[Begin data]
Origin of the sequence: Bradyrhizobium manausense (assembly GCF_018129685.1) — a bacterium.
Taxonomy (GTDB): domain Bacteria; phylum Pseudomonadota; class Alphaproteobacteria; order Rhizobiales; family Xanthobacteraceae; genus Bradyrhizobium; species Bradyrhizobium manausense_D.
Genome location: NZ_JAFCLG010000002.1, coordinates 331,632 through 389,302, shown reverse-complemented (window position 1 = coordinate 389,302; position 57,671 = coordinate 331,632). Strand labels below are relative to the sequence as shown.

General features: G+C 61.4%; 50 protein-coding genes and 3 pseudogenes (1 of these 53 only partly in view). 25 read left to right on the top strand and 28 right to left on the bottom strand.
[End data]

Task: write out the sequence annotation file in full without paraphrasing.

Origin of the sequence: Bradyrhizobium manausense (assembly GCF_018129685.1) — a bacterium.
Taxonomy (GTDB): domain Bacteria; phylum Pseudomonadota; class Alphaproteobacteria; order Rhizobiales; family Xanthobacteraceae; genus Bradyrhizobium; species Bradyrhizobium manausense_D.
Genome location: NZ_JAFCLG010000002.1, coordinates 331,632 through 389,302, shown reverse-complemented (window position 1 = coordinate 389,302; position 57,671 = coordinate 331,632). Strand labels below are relative to the sequence as shown.

General features: G+C 61.4%; 50 protein-coding genes and 3 pseudogenes (1 of these 53 only partly in view). 25 read left to right on the top strand and 28 right to left on the bottom strand.